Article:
4. Protein: Normal urine should have minimal to no protein present in it. If there is protein in your pet’s urine sample, we may recommend a secondary test called a urine protein:creatinine ratio. This test lets us know if the amount of protein in the urine is significant or not. Some patients can have a small amount of protein in very concentrated urine and that can be normal. Significant protein in the urine should be further evaluated, as it can indicate problems with the kidneys or elsewhere in the body.
  5. Glucose: Glucose should not normally be present in the urine of dogs and cats. If there is glucose in your pet’s urine sample, diabetes is the primary concern. Sometimes stress can cause glucose to spill into the urine (especially in cats). Less commonly, kidney disease can also cause glucose to enter the urine.
  6. Ketones: Ketones are a byproduct of fat metabolism. They are most commonly seen in the urine of unregulated diabetics.
  7. Bilirubin: Bilirubin is produced by the liver and is not normally present in large amounts in the urine, although healthy dogs can have small amounts present. Large amounts of bilirubin in the urine can indicate liver disease or autoimmune disease.
  8. Blood: Blood in the urine either indicates bleeding in the urinary tract or passing of blood products into the urine from the body. There may be a small amount of blood in a urine sample due to collection if the urine was removed from the bladder using a needle. Other reasons for bleeding in the urinary tract include bladder stones, inflammation, infection, or tumors. The presence of blood in the urine is confirmed in the urinary sediment, as other molecules such as hemoglobin and myoglobin (from the blood or muscles) can cause this test to be positive on the dipstick.
  9. The urine sediment: In this stage of the urinalysis, the urine is spun down in a centrifuge to concentrate any cells or crystals that may be present. The sediment is then evaluated under a microscope. This can either be done manually or with new technology that uses a machine to spin and evaluate the urine. Our clinics are now using the Sedivue, which is a machine that images and analyzes the urine sediment using facial recognition technology. The veterinarian then evaluates and assesses the produced images. This technology allows us to evaluate urine samples more quickly, which increases the amount of information that we can get from them.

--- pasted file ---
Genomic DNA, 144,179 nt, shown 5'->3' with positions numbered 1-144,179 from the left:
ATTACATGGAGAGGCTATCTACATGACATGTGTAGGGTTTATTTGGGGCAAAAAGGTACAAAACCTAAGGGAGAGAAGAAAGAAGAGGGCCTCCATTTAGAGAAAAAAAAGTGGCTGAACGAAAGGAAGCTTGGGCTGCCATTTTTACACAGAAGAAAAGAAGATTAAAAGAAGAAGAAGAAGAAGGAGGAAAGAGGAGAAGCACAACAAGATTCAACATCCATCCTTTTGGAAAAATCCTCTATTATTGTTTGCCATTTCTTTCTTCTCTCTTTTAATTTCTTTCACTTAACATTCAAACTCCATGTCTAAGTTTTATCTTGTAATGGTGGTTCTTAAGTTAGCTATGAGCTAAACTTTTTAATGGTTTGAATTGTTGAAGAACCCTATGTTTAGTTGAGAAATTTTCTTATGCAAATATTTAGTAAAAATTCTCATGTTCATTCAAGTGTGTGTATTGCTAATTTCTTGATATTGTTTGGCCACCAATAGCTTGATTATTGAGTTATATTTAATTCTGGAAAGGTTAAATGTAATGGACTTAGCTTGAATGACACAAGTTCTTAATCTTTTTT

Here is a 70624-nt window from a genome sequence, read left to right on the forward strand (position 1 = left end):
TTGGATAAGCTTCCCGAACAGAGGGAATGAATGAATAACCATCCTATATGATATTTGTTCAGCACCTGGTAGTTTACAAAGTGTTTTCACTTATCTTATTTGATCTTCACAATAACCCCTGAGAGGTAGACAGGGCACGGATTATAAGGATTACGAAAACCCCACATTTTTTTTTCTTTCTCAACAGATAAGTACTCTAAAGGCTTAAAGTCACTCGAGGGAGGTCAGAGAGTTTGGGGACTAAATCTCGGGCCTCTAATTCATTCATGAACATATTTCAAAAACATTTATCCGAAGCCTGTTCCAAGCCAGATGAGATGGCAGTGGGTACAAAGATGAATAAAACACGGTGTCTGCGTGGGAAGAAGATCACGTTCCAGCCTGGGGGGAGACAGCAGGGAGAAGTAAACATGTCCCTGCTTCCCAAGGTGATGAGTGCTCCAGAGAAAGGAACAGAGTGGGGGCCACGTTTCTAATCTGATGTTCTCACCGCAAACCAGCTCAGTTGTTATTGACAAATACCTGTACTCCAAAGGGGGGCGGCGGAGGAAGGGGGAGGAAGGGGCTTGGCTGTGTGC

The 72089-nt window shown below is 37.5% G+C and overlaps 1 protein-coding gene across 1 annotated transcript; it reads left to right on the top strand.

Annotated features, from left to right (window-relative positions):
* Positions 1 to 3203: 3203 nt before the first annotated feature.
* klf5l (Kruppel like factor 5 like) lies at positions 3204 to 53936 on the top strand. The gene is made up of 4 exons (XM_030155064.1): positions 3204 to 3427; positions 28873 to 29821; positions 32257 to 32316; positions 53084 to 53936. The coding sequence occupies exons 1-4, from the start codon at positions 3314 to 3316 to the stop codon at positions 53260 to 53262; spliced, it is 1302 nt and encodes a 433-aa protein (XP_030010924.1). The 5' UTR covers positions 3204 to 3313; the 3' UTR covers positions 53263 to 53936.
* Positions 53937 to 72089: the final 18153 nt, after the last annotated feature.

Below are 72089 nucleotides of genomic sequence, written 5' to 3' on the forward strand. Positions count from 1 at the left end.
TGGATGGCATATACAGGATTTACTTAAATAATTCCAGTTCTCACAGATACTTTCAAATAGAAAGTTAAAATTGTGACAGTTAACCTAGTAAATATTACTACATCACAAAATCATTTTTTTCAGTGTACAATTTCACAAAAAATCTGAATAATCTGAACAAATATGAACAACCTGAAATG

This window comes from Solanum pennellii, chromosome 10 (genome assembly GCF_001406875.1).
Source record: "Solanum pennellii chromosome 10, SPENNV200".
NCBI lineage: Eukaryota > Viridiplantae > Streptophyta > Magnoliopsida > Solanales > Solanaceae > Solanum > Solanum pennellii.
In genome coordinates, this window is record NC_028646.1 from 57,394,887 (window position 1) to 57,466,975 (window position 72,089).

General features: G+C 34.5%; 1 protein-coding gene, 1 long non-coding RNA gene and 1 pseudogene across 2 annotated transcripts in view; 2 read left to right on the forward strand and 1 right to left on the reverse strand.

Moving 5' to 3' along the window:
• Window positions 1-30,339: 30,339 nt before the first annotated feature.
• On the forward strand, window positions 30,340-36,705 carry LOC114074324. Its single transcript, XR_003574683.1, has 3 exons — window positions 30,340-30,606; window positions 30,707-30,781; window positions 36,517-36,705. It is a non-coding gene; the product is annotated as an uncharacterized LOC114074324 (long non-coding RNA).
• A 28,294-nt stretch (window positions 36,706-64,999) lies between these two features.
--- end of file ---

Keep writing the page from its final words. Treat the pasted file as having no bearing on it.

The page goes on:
1. Red blood cells- Red blood cells can be present in the urine in small numbers normally, but large numbers can indicate infection, stones, clotting abnormalities, trauma, inflammation, or tumors.
  2. White blood cells- Increased white blood cell count is indicative of inflammation or infection.
  3. Bacteria- Some bacteria can be present normally in a free catch sample due to environmental contamination. In a cystocentesis sample there should be no bacteria. Increased numbers of bacteria and white blood cells may indicate a urinary tract infection.
  4. Crystals- There are several different types of crystals that can form for different reasons. Pets who make crystals can also make bladder stones but these do not always correlate perfectly. Crystals can also be formed with urinary tract infections, liver disease, or certain toxins. Sometimes crystals will form while the urine is sitting in the collection cup, not in the patient. In this situation, we may wish to evaluate a urine sample immediately after production to eliminate this variable.
  5. Casts- Casts are collections of cells or protein that are formed in the shape of the kidneys’ tubules. These can be normal in low numbers or indicative of kidney dysfunction.
  6. Cells- There can be clumps of tissue cells in the urine sample normally. These come from the lining of the bladder and the urethra. If these cells look abnormal, more testing may need to be completed. Sometimes bladder cancer can be diagnosed in this manner.
  7. Sperm- Sperm may be seen in the sediment of intact male animals.